goose hollow foothills league

GH Dictionary

Though Goose Hollow has retained its name throughout most of its history, other names have sometimes been applied to the neighborhood and places within it.

Canyon Creek: during part of the 1860s and 1870s Tanner Creek was briefly called Canyon Creek, and the area surrounding the creek was also intermittently referred to by this name.

Goose Hollow: the neighborhood acquired this name in 1875 as first uncovered in the book Portland's Goose Hollow by Tracy Prince.

Paradise Valley and Paradise Hill: around the 1880s, efforts were made to change the Goose Hollow name -- which was considered derogatory.  An attempt was made to rename the area as Paradise Valley and the hill to the south as Paradise Hill.  However, the more colorful Goose Hollow moniker was hard to shake, so the fancier name never took off.

King's Hill: has been called Park Hill, King's Hill, the Heights, Portland Heights, the West Hills, and in the 1870s-1880s it was called Gander Ridge (though this name shifted to refer to the southern heights in Goose Hollow).

Vista Ridge: has been called Mr. Carter's Hill, Paradise Hill, Portland Heights, and the West Hills.

Gander Ridge: has been called Robinson's Hill, Paradise Hill, Portland Heights, and the West Hills.

Robinson's Hill: the original name for what is now called Gander Ridge in SE Goose Hollow, named after Thomas Robinson (sometimes nicknamed Old Mountain Robinson), an original Portland City Counselman who owned the land with his wife Bridget in 1854.  Robinson's Hill was also referred to as Mount Robinson or Robinson Hill.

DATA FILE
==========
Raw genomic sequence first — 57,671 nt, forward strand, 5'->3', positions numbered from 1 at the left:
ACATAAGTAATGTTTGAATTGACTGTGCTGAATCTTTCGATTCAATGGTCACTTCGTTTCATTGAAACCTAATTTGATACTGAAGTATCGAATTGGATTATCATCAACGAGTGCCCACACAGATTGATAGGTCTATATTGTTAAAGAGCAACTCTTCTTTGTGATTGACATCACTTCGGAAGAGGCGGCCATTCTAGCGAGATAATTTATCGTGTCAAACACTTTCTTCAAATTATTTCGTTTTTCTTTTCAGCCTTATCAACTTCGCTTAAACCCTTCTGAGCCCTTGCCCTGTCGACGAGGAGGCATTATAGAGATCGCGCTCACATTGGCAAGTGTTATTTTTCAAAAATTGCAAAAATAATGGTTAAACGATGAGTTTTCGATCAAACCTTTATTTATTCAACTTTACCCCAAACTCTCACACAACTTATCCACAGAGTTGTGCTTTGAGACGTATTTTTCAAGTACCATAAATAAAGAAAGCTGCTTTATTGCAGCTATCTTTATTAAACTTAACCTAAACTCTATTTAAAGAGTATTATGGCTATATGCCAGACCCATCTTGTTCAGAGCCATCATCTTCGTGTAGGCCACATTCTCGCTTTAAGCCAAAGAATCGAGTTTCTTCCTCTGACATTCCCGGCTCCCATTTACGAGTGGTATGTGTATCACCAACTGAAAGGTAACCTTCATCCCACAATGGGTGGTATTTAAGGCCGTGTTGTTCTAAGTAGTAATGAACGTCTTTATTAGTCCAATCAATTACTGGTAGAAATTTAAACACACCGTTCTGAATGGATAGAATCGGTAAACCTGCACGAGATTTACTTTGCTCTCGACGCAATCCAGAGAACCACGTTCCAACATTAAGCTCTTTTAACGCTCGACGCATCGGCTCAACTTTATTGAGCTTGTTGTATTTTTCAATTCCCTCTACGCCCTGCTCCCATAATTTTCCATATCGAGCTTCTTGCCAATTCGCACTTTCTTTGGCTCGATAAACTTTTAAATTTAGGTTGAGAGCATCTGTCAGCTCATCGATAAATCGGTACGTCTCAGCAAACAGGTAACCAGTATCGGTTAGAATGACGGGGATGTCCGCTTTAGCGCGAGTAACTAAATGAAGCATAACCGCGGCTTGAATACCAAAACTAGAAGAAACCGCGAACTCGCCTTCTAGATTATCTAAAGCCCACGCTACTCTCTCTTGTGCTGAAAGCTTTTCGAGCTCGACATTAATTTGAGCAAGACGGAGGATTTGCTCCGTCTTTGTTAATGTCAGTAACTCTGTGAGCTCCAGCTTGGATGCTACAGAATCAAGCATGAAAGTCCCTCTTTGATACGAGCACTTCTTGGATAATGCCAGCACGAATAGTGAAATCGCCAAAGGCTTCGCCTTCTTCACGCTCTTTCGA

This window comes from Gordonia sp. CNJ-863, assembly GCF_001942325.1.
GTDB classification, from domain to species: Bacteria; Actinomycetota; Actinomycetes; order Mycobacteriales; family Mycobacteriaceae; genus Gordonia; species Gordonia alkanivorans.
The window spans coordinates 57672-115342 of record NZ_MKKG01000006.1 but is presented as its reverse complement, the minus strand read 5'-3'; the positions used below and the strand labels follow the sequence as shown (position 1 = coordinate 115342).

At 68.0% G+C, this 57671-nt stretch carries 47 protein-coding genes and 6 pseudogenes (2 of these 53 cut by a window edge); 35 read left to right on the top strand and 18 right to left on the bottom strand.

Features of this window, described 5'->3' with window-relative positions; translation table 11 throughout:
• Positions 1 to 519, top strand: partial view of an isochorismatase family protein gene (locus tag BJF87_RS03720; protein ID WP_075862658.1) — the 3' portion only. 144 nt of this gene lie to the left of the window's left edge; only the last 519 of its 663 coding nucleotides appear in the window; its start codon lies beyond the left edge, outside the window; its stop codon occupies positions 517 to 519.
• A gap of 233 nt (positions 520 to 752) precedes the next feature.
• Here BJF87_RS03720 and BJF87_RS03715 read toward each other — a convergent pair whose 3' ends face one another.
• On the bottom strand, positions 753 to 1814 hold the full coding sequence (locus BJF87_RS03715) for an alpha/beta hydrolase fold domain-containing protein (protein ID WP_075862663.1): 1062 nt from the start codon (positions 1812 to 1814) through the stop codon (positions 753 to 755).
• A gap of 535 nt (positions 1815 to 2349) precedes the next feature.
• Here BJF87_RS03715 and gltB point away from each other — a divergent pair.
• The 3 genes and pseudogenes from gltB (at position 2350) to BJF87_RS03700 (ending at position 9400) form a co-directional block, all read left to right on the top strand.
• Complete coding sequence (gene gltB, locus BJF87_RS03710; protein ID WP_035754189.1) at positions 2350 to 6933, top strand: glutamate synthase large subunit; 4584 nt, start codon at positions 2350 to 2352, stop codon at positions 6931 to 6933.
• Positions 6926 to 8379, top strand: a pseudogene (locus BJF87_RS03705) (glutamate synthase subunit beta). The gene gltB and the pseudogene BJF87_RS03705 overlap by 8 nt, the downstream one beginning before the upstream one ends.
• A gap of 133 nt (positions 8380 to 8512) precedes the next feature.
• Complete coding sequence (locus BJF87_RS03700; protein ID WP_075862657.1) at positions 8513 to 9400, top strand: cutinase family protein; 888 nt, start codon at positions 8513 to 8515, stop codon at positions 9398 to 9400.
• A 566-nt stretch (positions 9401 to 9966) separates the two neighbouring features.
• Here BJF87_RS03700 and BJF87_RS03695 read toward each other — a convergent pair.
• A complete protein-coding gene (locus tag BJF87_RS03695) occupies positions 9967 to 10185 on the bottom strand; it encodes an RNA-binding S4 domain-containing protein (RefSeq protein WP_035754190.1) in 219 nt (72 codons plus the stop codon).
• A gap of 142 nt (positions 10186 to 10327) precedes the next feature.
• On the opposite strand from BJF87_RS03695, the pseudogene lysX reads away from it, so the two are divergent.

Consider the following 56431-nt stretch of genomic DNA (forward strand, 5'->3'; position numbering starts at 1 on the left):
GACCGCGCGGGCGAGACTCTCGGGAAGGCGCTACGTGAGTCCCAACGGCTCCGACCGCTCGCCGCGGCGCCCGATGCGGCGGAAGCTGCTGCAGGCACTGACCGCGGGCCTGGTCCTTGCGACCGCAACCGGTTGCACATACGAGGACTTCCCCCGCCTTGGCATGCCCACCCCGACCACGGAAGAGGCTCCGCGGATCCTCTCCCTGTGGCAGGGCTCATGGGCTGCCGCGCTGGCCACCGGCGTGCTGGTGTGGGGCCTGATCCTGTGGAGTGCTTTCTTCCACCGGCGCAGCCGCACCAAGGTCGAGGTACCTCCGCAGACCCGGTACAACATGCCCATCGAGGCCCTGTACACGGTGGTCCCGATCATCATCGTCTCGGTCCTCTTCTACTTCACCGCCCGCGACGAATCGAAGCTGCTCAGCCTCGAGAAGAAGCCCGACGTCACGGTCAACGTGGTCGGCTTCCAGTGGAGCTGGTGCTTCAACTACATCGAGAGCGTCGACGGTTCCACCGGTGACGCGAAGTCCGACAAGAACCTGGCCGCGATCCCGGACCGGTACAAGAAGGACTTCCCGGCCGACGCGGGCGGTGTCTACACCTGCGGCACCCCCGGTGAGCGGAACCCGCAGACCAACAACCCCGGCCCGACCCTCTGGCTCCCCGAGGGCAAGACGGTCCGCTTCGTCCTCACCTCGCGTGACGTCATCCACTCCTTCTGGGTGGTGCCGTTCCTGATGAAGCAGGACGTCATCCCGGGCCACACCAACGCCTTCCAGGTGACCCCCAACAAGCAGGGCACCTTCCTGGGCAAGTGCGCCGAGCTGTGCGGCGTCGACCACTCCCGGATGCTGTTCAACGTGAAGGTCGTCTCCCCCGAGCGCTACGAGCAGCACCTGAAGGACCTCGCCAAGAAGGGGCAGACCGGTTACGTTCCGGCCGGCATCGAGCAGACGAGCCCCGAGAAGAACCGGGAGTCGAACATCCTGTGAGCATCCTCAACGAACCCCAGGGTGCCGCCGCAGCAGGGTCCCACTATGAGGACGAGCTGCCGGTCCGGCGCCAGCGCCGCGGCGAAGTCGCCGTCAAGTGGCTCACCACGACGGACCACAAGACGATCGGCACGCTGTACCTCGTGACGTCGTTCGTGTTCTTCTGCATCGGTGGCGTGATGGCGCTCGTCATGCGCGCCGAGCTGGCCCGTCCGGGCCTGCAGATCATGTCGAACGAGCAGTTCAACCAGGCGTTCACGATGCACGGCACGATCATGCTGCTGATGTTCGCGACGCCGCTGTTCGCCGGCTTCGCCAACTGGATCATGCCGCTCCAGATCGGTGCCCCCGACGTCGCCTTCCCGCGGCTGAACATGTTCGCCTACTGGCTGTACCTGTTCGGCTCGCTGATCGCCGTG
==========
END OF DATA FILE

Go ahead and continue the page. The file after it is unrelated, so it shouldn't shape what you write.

The Lownsdale District: for a couple of years the northern flats in Goose Hollow were called the Lownsdale District.  This name appeared in the Oregonian only once in the 1920s.

Tanner Creek: has been called Canyon Creek (during part of the 1860s and 1870s) and Old Barrels Creek (a nickname referring to the tannery vats which covered an acre of land on the current site of Civic Stadium for at least four decades.)  But, since it was first used by Daniel Lownsdale in 1845 for his tannery operations, it has mostly been called Tanner Creek, though some early Oregonian stories occasionally used the name Tanner's Creek.

Multnomah Athletic Club: was once called the Multnomah Amateur Athletic Club, and is currently often nicknamed "the MAC."

Jeld-Wen Field: the current name of the stadium has in the past been called Multnomah Field, Multnomah Stadium, Civic Stadium, and most recently PGE Park.

Information courtesy of Dr. Tracy J. Prince's Portland's Goose Hollow.

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